'All hell broke loose'

To Haden's credit, he went 5-1-1 in his seven regular-season starts and beat the Cowboys 14-12 in the first round of the postseason. But again the Rams came up short, losing 24-13 to Tarkenton's Vikings in the NFC Championship Game. Shortly after the season, Bayless wrote a three-part series about the chaotic quarterback situation. In February 1977, Los Angeles city councilman Dave Cunningham introduced a resolution protesting Harris' treatment by the Rams and the media.

In fairly short order, Jaworski was traded to the Eagles, the Rams picked up Joe Namath from the Jets and Harris was traded to the Chargers, where Prothro was then the coach. After his trade, a bitter Harris told Bayless, "I'm not sure people will ever accept or write the fact that a black quarterback can make it in pro football."

Jaws would go on to lead Philadelphia to Super Bowl XV; Namath would retire after only four games with the Rams; and Harris would play three undistinguished seasons in San Diego, mostly as a backup to Dan Fouts.

Harris: The Rams made me, but they also ruined me. I was never the same. My passion, my motivation was gone. After all I'd been through, I didn't want to go through any more.

McCutcheon: I totally understood the way he felt. He had done everything humanly possible to win the job. He was worn down by the whims of the front office; he was fed up with the racism of the fans. Any one of us would have said the same thing had we gone through what Shack went through: What's the use?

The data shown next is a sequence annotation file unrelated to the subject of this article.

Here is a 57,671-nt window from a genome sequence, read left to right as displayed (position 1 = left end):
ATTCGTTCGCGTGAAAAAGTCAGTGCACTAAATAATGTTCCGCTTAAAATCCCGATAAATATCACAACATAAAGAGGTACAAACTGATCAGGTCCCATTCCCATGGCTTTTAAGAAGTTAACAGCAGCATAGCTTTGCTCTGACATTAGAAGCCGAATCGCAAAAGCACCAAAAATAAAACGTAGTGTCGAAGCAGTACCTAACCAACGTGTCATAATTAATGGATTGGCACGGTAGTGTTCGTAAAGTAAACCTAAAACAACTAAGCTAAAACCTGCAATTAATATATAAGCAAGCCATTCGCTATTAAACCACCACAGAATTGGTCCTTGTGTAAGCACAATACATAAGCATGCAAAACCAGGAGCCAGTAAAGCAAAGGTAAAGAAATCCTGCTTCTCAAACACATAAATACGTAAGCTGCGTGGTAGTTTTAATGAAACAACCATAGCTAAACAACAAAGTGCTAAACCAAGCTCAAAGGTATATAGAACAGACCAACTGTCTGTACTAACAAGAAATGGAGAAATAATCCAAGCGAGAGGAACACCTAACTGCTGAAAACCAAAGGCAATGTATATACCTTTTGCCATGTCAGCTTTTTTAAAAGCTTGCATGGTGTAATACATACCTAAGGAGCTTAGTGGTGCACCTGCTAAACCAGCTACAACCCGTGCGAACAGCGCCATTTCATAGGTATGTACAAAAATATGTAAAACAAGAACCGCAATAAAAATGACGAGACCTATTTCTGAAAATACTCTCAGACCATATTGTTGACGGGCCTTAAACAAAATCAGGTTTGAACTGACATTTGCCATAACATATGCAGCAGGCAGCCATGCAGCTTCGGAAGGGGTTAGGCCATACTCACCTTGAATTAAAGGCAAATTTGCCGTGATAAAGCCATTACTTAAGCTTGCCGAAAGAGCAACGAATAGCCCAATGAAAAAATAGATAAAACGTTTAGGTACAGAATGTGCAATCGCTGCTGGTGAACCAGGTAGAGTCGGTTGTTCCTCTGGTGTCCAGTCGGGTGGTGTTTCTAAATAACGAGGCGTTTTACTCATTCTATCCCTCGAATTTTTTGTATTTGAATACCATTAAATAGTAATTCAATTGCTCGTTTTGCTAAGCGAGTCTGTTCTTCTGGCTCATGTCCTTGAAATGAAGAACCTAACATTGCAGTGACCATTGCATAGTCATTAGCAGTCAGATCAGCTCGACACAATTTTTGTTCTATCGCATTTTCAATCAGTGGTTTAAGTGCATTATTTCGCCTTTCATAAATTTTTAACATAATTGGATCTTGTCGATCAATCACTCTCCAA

Knox: To this day, I think James Harris could have been one of the NFL's all-time great quarterbacks.

ON THE NORTHEAST CORNER of the National Archives Building in Washington, D.C., is a 1935 sculpture of a woman called Future, with an inscription from Shakespeare's "The Tempest": What Is Past is Prologue.

Inside the building are such documents as the Declaration of Independence, the Constitution and the Emancipation Proclamation. And on this autumn evening, in the McGowan Theater of the Archives, a panel discussion -- "Breaking the Line: Sports as a Catalyst for Social Change" -- is being hosted by Samuel G. Freedman.

That's why James Harris is in D.C., to serve as a living document alongside black college football historian Michael Hurd and retired federal special agent R.C. Gamble, a former running back for South Carolina State and the Boston Patriots.

It's a lively discussion covering the struggles at Grambling, the legacy and future of the HBCUs and the encouraging number of black quarterbacks in the NFL.

Harris also talks about his struggles as a pioneer, that long-ago trip to Michigan State, the fear he felt in his first huddle with white players, the advice and support Eddie Robinson gave him, the shoddy treatment he got in Buffalo.

That walk into the furnace singed Shack a bit -- "My dream of becoming an NFL quarterback became a nightmare," he tells the audience -- but it also made him a powerful champion of possibility. He and fellow Grambling alum Doug Williams -- who became the first black QB to play in a Super Bowl (XXII, with the Redskins) and remains the only black QB to win one -- run a nonprofit foundation dedicated to helping mentor and develop minority students.

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